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Telling Kids Like It Is

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To a young child, the hospital can be a mysterious, sometimes fearful place—especially if he or she is going there for medical tests, treatments or procedures. Does getting an IV mean the nurse is going to stick something in my eye? Does a CAT scan have something to do with my kitty?

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Answering these and many other questions in plain, child-friendly, age-appropriate language is one of the many important jobs of Certified Child Life Specialists at Yale New Haven Children’s Hospital. Specifically educated in the field and certified by the national Child Life Council, these members of YNHCH’s multidisciplinary medical/surgical support services help children—from infants to teens—cope with being in the hospital by providing them with a variety of play, preparation and therapeutic, educational and distraction activities.

Kendra Frederick, a Certified Child Life Specialist assigned to pediatric hematology/oncology, works with children diagnosed with cancer, leukemia, sickle cell anemia or other blood disorders. She has decorated patient hospital rooms to make them more home-like and created personalized books with pictures from around the hospital to teach or prepare a child and his family for certain procedures.

“As child development specialists, we are educators within the hospital,” Frederick says of YNHCH’s 17 Certified Child Life Specialists who are assigned to various inpatient and outpatient departments at YNHCH, as well as to the pediatric floor at Bridgeport Hospital and Yale New Haven clinics within the community. “We take all that complicated information that children, parents and siblings receive from nurses and doctors and break it down in ways they can better understand.” Frederick also routinely interacts with the medical staff, as well as specialists in child psychology and social work. “I visit my patients with the attending physicians each morning and have daily contact with the nursing staff,” she says. “Once a week, Child Life Specialists have a psychosocial meeting—with attending physicians, nurses, child psychologists, neuropsychologists, social workers and others—to talk about each patient and how we can work together to support them.”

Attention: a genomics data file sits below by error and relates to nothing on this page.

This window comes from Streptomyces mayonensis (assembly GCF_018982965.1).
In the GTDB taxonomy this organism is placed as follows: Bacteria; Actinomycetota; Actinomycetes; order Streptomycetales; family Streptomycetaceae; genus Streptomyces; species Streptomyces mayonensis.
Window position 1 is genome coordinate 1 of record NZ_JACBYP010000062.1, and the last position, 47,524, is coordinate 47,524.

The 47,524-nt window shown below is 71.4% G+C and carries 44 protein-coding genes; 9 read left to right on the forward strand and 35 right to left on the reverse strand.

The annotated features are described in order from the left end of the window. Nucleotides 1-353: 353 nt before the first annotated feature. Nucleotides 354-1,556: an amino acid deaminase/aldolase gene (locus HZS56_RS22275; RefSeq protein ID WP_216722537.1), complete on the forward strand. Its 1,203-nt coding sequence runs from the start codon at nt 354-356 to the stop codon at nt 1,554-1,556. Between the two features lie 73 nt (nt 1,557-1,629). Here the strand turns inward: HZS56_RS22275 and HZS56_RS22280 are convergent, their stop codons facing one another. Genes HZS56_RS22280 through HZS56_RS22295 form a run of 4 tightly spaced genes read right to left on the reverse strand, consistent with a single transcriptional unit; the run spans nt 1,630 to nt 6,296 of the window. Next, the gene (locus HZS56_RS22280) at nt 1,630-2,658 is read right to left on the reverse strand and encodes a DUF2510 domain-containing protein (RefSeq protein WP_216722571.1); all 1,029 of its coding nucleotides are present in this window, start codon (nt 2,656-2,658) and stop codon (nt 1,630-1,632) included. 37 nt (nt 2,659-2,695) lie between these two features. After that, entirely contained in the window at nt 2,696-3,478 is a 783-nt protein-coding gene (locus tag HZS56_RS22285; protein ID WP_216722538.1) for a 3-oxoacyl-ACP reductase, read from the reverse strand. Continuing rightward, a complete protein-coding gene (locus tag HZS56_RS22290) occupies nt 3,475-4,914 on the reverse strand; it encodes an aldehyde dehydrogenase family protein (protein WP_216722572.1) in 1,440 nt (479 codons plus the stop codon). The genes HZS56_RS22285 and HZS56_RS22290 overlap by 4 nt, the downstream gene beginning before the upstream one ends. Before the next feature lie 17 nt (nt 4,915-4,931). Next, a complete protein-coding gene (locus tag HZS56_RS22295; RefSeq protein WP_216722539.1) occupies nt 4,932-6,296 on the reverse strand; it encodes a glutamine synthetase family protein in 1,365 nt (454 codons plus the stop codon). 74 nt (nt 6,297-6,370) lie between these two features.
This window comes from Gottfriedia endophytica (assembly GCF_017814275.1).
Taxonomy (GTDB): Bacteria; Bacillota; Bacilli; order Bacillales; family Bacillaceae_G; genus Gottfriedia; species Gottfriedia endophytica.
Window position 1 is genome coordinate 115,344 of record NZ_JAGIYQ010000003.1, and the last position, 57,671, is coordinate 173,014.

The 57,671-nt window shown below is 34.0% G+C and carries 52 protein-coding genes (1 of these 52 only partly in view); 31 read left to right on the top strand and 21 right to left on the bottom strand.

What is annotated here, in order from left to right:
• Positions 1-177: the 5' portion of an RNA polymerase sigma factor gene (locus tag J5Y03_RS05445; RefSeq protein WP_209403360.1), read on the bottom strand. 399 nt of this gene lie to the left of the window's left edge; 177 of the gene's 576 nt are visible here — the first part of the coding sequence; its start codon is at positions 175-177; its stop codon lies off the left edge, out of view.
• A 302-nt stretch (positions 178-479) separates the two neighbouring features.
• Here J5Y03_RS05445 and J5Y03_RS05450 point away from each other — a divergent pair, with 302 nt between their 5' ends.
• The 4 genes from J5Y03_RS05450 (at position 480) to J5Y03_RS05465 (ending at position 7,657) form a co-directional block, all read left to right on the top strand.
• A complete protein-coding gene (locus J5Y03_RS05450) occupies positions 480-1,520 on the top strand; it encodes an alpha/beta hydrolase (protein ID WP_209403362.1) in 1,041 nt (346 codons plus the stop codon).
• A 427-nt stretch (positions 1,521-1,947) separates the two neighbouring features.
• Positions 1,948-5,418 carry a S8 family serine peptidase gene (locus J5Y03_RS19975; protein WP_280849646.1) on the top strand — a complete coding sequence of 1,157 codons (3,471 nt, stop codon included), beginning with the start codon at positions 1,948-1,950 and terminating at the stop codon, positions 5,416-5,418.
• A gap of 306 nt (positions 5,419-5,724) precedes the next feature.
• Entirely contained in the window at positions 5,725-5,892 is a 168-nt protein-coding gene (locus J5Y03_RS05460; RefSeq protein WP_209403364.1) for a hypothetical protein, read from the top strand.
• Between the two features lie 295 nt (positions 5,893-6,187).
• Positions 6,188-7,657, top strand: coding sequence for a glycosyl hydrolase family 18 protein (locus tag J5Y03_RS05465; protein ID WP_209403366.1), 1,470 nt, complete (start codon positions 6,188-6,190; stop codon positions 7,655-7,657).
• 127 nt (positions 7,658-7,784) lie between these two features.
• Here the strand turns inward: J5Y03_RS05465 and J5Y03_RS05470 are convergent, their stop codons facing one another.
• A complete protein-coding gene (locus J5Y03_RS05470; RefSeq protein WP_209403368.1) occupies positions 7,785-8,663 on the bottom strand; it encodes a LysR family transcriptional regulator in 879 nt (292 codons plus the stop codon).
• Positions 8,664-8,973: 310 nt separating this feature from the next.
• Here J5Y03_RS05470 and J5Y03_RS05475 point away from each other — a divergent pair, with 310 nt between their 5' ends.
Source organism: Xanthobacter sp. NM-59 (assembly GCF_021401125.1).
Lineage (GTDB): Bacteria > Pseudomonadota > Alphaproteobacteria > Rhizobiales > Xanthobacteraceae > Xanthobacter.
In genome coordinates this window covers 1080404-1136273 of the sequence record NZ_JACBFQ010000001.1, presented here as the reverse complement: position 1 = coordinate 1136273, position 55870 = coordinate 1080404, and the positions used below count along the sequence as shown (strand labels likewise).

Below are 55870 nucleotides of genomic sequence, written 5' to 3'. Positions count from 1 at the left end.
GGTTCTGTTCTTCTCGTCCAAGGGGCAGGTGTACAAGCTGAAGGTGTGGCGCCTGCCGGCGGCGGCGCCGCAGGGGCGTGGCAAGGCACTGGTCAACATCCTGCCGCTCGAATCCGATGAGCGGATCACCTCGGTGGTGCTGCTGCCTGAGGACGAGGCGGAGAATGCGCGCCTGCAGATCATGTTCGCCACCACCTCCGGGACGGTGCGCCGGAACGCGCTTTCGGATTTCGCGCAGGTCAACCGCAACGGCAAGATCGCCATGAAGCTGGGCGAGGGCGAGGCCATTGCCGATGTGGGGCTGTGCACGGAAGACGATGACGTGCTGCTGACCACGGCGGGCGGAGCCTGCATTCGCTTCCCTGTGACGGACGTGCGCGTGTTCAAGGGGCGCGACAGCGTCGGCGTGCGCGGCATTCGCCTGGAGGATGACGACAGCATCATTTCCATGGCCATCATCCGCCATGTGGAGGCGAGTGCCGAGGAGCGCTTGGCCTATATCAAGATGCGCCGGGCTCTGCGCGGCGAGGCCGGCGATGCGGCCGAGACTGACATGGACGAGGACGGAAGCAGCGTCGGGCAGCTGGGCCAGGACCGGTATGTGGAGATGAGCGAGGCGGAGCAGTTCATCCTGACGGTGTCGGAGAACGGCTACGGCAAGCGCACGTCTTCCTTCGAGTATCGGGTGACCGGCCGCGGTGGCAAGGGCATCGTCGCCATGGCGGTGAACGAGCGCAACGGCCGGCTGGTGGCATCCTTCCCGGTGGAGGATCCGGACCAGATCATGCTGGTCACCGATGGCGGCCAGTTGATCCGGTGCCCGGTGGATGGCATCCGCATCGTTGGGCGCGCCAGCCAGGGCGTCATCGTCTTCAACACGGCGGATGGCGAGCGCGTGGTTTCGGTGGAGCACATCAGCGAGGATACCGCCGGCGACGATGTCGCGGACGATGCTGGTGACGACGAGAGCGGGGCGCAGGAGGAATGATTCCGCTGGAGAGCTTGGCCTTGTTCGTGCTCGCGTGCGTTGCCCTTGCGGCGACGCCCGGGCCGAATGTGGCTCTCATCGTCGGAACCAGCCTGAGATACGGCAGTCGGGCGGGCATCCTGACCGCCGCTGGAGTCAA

Frederick is often right there with her patients during an examination or procedure to quell any fears by using preparation, medical play and distraction techniques, such as blowing bubbles, playing with a favorite toy or interacting on an iPad.

“Child Life staff advocates to be present during procedures that are painful or anxiety- producing,” she notes, “and we also help children become more comfortable with what’s going on.”

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Since joining YNHCH in 2008, Frederick has been heartened to see the Child Life program grow “by leaps and bounds and into more areas of the hospital,” she says in distinguishing this essential service at Yale New Haven Children’s Hospital. “Plus, we are always thinking about ways we can provide our services outside in the community. For instance, we have specialists reaching out to primary care physicians to educate them about Child Life.” No wonder Frederick compares her role to that of an educator.

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